Legislative

Actions by Congress and the President directly affect Local 1998 members and their families. As federal workers, we cannot bargain over benefits and wages but we can advocate on Capitol Hill for improvements in those areas. News about legislation, laws, and regulations that impact the federal worker will be posted on this page.

NFFE National’s Legislative Director is Drew Halunen.  Under Drew’s leadership NFFE is working everyday to protect and enhance the rights of federal workers and is constantly addressing a number of issues on Capitol Hill that affect us.  The IAMAW has a strong Legislative Department that works on behalf of both public and private sector workers.  The AFL-CIO is also always at work on Capitol Hill on behalf of American workers across many industries and sectors.


“Legislative” vs “Political” Action

 Many federal employees mistakenly believe that the law (especially the Hatch Act) prohibits them from engaging in any legislative or political activity.  That belief is not true.

First of all, legislative and political activity are not synonymous.  For example, contacting Congress about pay raises for all federal employees, or expressing concerns about the integrity of the passport issuance process, is – if done in a nonpartisan manner – not political (partisan) activity but rather legislative activity.

Regarding political activity, bargaining unit employees of Passport Services are considered “employees who may engage in partisan activity”.  Click on this link for a one-page explanation by the United States Office of Special Counsel (OSC) of what activities are permitted and what are prohibited for employees titled, “The Hatch Act and Federal Employees“.

Click on this link to read a 14-page publication issued by the OSC titled, “Political Activity and the Federal Employee.”


Voting and Elections

Employees should not engage in any partisan political activity, or activity participating in the election process, while on government computers – including while they are on personal time (e.g., breaks, lunch, before/after work).  That means that employees should not donate to a candidate, make comments on blogs in support of a candidate, or donate to the Machinists Non-Partisan Political League (MNPL) while on government computers.  Employees wishing to engage in these activities should do so on their home computers, while on non-work time.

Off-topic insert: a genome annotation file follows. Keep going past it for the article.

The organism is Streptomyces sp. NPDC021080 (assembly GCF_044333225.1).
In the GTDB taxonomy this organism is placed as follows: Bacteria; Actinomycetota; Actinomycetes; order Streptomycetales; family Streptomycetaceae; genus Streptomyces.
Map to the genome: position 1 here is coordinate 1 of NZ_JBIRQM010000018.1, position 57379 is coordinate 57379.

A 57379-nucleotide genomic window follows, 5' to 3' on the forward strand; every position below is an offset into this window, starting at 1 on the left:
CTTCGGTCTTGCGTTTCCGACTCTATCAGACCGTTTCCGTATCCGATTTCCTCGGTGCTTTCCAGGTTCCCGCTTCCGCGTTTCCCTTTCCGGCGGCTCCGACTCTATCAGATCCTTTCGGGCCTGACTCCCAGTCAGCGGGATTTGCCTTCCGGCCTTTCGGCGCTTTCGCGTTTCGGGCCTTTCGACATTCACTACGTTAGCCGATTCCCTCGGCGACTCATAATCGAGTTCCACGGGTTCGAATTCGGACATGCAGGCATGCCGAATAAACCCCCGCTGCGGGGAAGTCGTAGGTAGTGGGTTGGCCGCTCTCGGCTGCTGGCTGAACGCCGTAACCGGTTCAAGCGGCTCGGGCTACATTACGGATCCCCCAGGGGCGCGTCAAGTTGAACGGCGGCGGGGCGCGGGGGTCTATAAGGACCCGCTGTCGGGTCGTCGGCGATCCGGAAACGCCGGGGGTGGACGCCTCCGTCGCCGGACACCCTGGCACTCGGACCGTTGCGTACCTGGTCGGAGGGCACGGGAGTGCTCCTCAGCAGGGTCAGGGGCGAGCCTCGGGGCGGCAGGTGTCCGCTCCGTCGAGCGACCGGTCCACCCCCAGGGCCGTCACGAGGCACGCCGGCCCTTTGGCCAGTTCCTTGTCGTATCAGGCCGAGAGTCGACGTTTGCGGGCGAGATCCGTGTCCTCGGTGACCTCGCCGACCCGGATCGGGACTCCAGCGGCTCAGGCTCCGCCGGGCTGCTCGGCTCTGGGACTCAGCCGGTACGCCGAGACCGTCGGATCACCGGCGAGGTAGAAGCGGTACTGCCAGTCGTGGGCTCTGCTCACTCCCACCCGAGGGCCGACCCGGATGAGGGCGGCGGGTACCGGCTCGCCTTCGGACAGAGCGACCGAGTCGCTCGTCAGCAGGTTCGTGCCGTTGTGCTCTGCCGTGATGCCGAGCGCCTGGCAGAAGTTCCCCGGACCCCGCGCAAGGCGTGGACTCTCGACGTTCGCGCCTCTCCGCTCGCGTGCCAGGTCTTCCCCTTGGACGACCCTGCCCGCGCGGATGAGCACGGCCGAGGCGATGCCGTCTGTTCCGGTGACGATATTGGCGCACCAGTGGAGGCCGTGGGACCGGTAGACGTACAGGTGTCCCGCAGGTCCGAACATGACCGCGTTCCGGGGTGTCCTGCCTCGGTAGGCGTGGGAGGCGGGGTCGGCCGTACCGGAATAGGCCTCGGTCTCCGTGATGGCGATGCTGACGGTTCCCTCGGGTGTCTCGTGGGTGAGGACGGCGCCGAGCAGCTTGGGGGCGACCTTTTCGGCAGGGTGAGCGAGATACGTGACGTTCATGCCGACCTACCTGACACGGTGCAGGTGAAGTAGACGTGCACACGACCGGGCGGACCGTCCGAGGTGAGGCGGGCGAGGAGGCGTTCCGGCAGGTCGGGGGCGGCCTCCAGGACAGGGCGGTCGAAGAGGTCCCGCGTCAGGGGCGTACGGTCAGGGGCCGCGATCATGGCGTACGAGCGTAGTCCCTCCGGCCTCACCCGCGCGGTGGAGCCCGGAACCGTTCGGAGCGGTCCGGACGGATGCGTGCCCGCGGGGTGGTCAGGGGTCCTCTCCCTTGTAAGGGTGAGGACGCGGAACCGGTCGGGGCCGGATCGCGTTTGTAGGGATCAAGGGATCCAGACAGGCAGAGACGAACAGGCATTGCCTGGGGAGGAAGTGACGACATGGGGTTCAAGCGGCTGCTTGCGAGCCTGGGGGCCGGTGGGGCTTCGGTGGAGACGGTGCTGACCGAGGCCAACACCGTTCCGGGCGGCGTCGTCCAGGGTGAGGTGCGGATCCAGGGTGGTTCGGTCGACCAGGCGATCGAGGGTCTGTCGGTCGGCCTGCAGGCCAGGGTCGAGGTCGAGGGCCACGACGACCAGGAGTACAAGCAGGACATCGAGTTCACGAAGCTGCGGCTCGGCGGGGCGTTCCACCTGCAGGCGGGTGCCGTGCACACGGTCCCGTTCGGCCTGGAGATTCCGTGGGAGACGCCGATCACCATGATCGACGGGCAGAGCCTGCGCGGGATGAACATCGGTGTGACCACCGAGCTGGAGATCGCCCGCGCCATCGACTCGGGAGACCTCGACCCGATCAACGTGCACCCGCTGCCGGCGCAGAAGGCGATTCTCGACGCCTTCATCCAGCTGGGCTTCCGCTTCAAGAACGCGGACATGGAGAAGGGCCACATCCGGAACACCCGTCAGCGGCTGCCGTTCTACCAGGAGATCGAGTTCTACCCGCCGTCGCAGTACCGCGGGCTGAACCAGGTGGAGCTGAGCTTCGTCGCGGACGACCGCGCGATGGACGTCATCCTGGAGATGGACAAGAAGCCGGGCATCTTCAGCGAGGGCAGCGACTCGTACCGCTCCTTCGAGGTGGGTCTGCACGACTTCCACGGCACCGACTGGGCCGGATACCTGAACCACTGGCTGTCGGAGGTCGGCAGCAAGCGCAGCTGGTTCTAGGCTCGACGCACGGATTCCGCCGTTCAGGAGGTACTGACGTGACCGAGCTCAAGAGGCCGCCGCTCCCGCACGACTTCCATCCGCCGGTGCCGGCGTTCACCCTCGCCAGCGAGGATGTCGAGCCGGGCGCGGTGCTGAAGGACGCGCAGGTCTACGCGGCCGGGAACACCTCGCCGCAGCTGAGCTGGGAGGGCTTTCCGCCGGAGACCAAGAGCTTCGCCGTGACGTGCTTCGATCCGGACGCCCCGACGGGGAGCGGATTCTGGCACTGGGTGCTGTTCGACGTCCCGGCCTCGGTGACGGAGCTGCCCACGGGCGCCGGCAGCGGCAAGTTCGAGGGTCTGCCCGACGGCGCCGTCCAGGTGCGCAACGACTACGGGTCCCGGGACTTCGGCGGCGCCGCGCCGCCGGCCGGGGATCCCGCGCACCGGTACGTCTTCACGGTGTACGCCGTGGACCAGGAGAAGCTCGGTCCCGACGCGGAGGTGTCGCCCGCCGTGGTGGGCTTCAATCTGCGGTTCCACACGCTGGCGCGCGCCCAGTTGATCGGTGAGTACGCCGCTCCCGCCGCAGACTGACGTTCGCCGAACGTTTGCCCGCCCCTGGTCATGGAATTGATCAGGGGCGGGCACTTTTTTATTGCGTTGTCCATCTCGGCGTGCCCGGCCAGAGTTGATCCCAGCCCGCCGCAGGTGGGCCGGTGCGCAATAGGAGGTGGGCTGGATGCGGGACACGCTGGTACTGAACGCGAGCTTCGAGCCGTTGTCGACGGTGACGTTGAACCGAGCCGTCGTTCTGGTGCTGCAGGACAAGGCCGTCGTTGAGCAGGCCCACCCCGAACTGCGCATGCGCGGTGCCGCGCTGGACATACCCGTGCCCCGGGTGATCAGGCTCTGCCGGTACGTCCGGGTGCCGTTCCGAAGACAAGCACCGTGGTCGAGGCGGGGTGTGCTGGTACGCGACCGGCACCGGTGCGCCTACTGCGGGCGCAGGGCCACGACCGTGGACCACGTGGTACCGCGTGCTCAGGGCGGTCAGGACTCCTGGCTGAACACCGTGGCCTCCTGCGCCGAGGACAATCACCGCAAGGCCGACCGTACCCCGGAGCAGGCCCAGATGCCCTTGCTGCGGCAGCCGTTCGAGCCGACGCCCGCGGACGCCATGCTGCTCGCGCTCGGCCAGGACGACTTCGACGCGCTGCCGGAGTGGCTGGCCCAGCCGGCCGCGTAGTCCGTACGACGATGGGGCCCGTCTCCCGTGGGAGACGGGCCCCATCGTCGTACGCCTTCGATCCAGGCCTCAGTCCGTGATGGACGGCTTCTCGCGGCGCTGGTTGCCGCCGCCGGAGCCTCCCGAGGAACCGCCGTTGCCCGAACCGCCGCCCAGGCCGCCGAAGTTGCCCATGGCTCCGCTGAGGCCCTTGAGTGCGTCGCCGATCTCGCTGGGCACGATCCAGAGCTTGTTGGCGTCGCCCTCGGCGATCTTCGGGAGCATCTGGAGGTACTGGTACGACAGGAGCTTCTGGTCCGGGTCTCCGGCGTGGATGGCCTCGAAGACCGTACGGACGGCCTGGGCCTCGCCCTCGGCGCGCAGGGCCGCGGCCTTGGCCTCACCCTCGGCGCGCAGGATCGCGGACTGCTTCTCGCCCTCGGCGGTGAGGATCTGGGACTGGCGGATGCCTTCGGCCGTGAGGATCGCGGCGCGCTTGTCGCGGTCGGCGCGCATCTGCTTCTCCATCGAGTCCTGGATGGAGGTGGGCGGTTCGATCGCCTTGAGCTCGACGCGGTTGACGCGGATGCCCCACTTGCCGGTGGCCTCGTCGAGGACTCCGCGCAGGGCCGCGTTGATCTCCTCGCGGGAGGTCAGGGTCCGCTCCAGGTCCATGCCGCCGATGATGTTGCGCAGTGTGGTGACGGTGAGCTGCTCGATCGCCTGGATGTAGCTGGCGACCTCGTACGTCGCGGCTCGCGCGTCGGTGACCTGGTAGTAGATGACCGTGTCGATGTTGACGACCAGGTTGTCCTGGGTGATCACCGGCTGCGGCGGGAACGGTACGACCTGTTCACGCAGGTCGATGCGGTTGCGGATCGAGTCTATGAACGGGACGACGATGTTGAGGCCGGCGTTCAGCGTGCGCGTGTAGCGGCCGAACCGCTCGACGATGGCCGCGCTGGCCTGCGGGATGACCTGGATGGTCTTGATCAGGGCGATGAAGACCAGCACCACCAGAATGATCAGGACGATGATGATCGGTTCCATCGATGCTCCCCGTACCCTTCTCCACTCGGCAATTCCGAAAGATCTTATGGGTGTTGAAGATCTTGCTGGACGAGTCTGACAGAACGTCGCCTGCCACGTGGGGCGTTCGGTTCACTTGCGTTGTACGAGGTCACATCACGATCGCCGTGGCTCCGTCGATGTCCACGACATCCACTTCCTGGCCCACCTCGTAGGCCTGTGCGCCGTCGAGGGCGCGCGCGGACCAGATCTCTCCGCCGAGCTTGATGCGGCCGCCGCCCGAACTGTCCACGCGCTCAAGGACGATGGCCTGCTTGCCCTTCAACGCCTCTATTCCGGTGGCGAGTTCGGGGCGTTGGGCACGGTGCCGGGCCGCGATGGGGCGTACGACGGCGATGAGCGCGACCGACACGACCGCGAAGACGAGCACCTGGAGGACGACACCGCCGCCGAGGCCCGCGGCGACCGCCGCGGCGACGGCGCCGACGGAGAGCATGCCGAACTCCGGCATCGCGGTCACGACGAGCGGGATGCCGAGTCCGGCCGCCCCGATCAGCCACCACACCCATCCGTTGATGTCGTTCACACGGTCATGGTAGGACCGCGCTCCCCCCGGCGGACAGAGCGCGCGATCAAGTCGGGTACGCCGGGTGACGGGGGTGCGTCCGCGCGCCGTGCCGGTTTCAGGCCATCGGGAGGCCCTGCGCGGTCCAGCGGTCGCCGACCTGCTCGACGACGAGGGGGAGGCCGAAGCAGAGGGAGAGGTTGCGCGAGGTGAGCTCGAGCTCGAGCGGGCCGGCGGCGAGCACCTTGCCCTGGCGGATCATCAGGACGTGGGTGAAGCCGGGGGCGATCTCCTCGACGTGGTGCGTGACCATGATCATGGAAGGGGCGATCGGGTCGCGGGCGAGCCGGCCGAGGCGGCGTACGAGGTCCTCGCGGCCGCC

U.S. Office of Special Counsel: Hatch Act Advisory Legal Opinion

On January 24, 2007 the United States Office of Special Counsel (OSC) issued an advisory legal opinion regarding whether employees of Passport Services are allowed under the Hatch Act to write letters to Congress expressing concerns about the integrity of the passport issuance process.  The OSC is “an independent federal investigative and prosecutorial agency” which has, among other responsibilities, the authority to issue advisory opinions that enable “individuals to determine whether contemplated political activities are permitted under the [Hatch] Act” (quoting from the OSC website).  The advisory opinion was requested by NFFE Local 1998.  The OSC summed up the request as follows: “Department of State employees would like to consider writing letters or personally visiting members of Congress to express your concerns about the passport issuance process”.  In the opinion, the OSC stated that the “Hatch Act does not prohibit you or other Department of State employees from contacting members of Congress”.   The OSC also noted that “the Hatch Act does not prohibit you from using official time to contact members of Congress about your concerns with the passport issuance process.”

Click here for the OSC’s letter posted on the official OSC website (with the word “passport” and all names redacted).

Click here for the OSC’s letter posted on the NFFE Local 1998 website (this is the complete letter, nothing is redacted).


Congress/GAO Documents Relating to NFFE Local 1998 & Passport Services

 

 

 

 

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